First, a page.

A movie log formerly known as Bookishness / By Charles Matthews
"Dazzled by so many and such marvelous inventions, the people of Macondo ... became indignant over the living images that the prosperous merchant Bruno Crespi projected in the theater with the lion-head ticket windows, for a character who had died and was buried in one film and for whose misfortune tears had been shed would reappear alive and transformed into an Arab in the next one. The audience, who had paid two cents apiece to share the difficulties of the actors, would not tolerate that outlandish fraud and they broke up the seats. The mayor, at the urging of Bruno Crespi, explained in a proclamation that the cinema was a machine of illusions that did not merit the emotional outbursts of the audience. With that discouraging explanation many ... decided not to return to the movies, considering that they already had too many troubles of their own to weep over the acted-out misfortunes of imaginary beings."--Gabriel García Márquez, One Hundred Years of Solitude
Thursday, October 29, 2015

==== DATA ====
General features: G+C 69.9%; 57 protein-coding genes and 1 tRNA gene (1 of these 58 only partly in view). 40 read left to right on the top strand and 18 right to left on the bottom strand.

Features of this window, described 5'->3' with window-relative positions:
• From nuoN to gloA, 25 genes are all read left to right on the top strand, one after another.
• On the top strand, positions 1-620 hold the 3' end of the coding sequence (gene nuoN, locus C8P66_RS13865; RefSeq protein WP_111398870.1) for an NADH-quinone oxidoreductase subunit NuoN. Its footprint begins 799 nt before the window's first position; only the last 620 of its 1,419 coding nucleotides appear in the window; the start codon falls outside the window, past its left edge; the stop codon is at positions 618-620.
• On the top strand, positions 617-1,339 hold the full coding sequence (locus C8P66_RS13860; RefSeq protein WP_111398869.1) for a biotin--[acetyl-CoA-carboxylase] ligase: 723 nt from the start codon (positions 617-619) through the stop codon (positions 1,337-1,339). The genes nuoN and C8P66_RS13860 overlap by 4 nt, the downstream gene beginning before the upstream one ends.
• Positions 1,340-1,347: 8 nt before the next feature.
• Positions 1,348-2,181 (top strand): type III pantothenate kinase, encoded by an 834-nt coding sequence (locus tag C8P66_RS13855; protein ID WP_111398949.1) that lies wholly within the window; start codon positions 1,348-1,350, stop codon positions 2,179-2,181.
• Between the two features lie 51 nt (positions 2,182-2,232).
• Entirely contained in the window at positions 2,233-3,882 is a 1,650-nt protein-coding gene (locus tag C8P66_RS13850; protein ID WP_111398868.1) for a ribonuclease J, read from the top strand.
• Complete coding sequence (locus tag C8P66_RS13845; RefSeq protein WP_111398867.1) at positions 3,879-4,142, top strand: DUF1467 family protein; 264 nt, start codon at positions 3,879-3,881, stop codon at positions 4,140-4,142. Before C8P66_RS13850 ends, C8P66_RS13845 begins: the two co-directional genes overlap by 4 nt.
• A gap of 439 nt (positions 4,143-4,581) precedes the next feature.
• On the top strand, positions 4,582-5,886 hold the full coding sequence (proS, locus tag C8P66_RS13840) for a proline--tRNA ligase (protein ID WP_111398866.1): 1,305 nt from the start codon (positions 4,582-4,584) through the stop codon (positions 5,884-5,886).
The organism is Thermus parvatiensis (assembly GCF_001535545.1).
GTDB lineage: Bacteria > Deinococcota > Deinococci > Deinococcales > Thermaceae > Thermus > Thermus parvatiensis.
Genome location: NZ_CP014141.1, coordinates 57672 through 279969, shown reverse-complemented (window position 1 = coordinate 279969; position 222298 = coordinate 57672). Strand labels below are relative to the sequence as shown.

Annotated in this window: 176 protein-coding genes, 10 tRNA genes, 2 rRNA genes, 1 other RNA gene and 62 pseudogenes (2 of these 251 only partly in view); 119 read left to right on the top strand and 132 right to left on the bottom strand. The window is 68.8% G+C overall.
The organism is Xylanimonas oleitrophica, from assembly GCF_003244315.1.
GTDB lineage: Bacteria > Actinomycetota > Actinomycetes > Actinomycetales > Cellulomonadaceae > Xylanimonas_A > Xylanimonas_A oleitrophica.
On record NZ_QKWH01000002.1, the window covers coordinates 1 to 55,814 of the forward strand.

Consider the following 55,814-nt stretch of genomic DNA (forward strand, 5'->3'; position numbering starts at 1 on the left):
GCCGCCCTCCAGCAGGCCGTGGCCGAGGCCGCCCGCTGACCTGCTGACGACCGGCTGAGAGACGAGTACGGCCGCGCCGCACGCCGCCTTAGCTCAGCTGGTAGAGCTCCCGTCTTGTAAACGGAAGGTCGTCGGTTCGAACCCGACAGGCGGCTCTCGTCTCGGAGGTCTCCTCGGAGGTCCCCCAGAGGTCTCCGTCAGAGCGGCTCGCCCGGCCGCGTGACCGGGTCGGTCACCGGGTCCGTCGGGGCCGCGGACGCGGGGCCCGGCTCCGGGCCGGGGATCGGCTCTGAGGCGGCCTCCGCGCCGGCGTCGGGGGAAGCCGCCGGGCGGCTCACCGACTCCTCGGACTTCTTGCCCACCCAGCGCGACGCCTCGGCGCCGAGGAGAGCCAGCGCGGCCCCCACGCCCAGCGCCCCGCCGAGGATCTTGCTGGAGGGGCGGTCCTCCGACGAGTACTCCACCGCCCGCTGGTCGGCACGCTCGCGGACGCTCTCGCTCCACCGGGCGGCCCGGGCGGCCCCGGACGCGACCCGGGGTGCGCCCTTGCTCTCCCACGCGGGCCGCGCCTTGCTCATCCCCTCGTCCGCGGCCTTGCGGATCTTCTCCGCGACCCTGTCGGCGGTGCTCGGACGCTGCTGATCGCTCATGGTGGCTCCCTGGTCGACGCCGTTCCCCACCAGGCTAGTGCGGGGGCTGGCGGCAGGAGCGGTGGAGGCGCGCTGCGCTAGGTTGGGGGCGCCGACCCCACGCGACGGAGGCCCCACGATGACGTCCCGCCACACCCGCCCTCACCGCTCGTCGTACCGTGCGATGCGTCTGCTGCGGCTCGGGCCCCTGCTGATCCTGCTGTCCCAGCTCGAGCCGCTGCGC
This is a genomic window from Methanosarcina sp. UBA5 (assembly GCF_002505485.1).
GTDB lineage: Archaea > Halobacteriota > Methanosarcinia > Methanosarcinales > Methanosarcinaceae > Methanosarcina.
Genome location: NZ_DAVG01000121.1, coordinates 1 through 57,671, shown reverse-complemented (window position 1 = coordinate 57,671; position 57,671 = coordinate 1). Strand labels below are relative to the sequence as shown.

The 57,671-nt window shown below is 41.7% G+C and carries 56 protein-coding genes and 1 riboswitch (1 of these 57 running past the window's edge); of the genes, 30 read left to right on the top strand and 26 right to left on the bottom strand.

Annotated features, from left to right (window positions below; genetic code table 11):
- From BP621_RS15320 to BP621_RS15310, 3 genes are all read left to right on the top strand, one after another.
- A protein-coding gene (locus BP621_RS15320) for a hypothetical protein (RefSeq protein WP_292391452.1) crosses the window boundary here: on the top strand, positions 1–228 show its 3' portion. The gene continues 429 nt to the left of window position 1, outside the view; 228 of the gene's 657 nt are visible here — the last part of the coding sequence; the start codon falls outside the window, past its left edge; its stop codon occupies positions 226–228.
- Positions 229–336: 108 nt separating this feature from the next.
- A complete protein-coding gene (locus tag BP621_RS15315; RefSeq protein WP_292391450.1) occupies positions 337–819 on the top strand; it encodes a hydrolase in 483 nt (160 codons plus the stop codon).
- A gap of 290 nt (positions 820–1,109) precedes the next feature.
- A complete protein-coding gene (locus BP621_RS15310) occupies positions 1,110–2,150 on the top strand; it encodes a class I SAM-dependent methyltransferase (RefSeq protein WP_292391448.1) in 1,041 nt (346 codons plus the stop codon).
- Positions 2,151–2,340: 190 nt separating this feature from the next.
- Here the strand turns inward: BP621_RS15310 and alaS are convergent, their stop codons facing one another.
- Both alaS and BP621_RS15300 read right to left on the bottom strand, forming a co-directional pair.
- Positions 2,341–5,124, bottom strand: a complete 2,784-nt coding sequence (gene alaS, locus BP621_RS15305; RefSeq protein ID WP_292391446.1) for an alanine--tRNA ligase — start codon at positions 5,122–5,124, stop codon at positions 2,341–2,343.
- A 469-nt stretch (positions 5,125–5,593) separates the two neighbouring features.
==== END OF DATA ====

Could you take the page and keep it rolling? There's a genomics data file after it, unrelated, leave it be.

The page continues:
D.W. Griffith, Victor Sjöstrom, and King Vidor is, to say the least, instructive. All four of these movies are romantic melodramas (though The Scarlet Letter is lightly touched by the greatness of Nathaniel Hawthorne's novel), but Griffith, Sjöstrom, and Vidor each possessed a degree of genius, whereas King will never be regarded as anything more than a director of solid competence. Despite his long career, which ranged from 1915 to 1962, amassing credits on IMDb for directing 116 films, his movies are not particularly memorable. Who, today, seeks out The Song of Bernadette (1943) or Wilson (1944), two of the "prestige" films he directed for 20th Century-Fox? In his great auteurist survey The American Cinema: Directors and Directions, 1929-1968, the best Andrew Sarris has to say about these and other movies directed by King is that they display a "plodding intensity." King was, in Sarris's words, "turgid and rhetorical in his narrative style," and that certainly holds true for The White Sister. Griffith, Sjöstrom, and Vidor all made use of Gish's rapport with the camera, her ability to suggest an entire range of emotions with her eyes alone -- hence the many close-ups she is given in their films. But King, filming on location in Italy and Algeria, is more interested in the settings than in the people inhabiting them. (Roy Overbaugh's cinematography is one of the film's virtues.) Nor does he seem interested in moving the story along, dragging it out to a wearisome 143 minutes. When Prince Chiaromonte (Charles Lane), the father of Angela (Gish) and her wicked half-sister, the Marchesa di Mola (Gail Kane), goes out fox-hunting, we're pretty sure that disaster is about to happen. But King stretches out the hunt so long that when Chiaromonte is killed the accident has no great emotional impact. And when Angela takes her vows as a nun, effectively preventing her from marrying Captain Severini (Ronald Colman), the man she loves but thinks is dead, King gives us every moment of the ceremony, trying to generate suspense by occasional cuts to Severini's ship steaming homeward. There's also an erupting volcano at the picture's end, but King fails to stage or cut it for real suspense. Gish is perfectly fine, though she's not called on to do much but look pious and to go cataleptic when Angela receives the news of Severini's supposed death. Colman is handsome but not much else, and Kane's villainy seems to be signaled by her talking out of the side of her mouth, as if channeling Dick Cheney many years in advance.